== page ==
On the trail and on the road

Citrus Blvd small

Here are some photos taken on sequential days from my Audubon chapter’s Citrus Boulevard Preserve in Martin County, and The Nature Conservancy’s Disney Wilderness Preserve in Kissimmee.

(Before I forget: Would the person who tried to send me an email through the Contact form please try again? Webmaster error sent your message into the void. Looking forward to hearing from you!)

The Audubon of Martin County preserve covers 270 acres on the outskirts of Palm City. Formerly a ranch, about half the land now contains a restored wetland. The rest of the preserve is about evenly divided between dry prairie and pine-oak flatwoods.

Citrus Blvd

Citrus Blvd

Two special ferns grow here. One is the endangered (in Florida) Hand Fern (Ophioglossum palmatum), growing on a Cabbage Palm.

Hand Fern at Citrus Blvd

The other is even more unusual. Apparently a variant of the common Blechnum serrulatum, it has an extraordinarily long center leaf.

Woodbury Fern at Citrus Blvd

We’ve named it for the late botanist Roy Woodbury, who first studied it. Woodbury was sure it was a new species; other botanists think it’s only a mutation of B. serrulatum. We’re hoping to test its DNA to find out for sure. Compare it with this photo of B. serrulatum, growing nearby.

Blechnum Serrulatum Fern at Citrus Blvd

Although we’re enduring a long-term drought, post-restoration hydrology at the preserve is good. This makes for lush vegetation,

Saw Palmetto at Citrus Blvd

but trails are quickly overgrown if not maintained.

Saw Palmetto at Citrus Blvd

The big offender is Saw Palmetto, which is aptly named.

Saw Palmetto at Citrus Blvd

Disney Wilderness Preserve

The Nature Conservancy’s Disney Wilderness Preserve began with 8500 acres given by Disney as mitigation for the theme park. Government agencies and other corporations donated adjoining parcels to complete the tract. The Nature Conservancy has been working since 1992 to restore this former lumber operation and ranch to its original condition. Last year they announced, “Mission Accomplished.”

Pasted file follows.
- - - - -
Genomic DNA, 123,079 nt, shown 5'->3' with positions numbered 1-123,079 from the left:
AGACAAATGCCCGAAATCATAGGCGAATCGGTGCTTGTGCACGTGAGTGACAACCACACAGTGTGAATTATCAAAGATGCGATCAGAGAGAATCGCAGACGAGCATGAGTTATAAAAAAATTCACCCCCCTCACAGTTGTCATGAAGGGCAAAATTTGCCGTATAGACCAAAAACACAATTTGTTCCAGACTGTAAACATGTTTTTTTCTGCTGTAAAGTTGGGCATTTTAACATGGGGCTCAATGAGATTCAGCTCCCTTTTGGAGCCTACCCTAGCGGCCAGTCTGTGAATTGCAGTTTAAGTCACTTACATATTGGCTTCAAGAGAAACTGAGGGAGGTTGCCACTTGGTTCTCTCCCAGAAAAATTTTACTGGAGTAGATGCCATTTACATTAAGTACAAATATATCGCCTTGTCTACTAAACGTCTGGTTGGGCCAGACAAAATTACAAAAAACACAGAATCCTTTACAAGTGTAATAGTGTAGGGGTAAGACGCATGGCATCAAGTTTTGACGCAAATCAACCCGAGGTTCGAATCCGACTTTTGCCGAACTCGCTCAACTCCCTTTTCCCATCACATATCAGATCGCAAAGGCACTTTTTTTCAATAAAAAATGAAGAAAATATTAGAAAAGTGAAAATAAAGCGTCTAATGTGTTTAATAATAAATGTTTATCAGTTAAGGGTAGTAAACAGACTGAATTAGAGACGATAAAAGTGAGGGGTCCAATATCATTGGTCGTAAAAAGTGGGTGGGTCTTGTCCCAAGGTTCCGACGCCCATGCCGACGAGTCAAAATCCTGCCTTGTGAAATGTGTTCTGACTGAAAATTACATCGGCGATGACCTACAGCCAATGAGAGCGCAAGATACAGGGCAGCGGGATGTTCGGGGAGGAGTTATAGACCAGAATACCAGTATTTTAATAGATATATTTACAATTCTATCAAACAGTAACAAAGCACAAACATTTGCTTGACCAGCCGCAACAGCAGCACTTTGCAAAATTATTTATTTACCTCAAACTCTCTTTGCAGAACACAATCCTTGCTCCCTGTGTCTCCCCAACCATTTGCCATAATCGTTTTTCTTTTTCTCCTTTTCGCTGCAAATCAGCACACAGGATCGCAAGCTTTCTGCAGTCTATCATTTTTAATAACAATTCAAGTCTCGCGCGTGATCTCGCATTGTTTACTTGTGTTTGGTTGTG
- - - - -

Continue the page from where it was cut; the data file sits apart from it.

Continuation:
Most of the preserve, which includes every habitat once found in central Florida, is inaccessible to visitors. I was fortunate to accompany my birding pal on a guided tour, and to take a course in Habitat Management there two years ago. These photos were taken yesterday.

Sandhill Cranes nest alongside the 2.5-mile driveway leading to the Visitor’s Center.

Disney Wilderness Preserve

In this photo you see dry prairie, with a cypress-dome wetland in the background.

The remaining photos were taken along the ~2-mile trail.

Disney Wilderness Preserve

Disney Wilderness Preserve

Disney Wilderness Preserve

Disney Wilderness Preserve

Disney Wilderness Preserve

Disney Wilderness Preserve

My birding pal Adrienne, searching for Red-Cockaded Woodpeckers.

Disney Wilderness Preserve

This mockingbird didn’t sing, but it’s the first bird that ever flew in closer when I tried to take its picture. I appreciate cooperative birds, so here it is again:

Disney Wilderness Preserve

This picture opens to 800×600 if you’re into mockingbirds.

Disney Wilderness Preserve

Lake Russell.

Disney Wilderness Preserve

Reflections on the lake.

Disney Wilderness Preserve

Disney Wilderness Preserve

Cypress domes.

Disney Wilderness Preserve

As always, thanks for looking.

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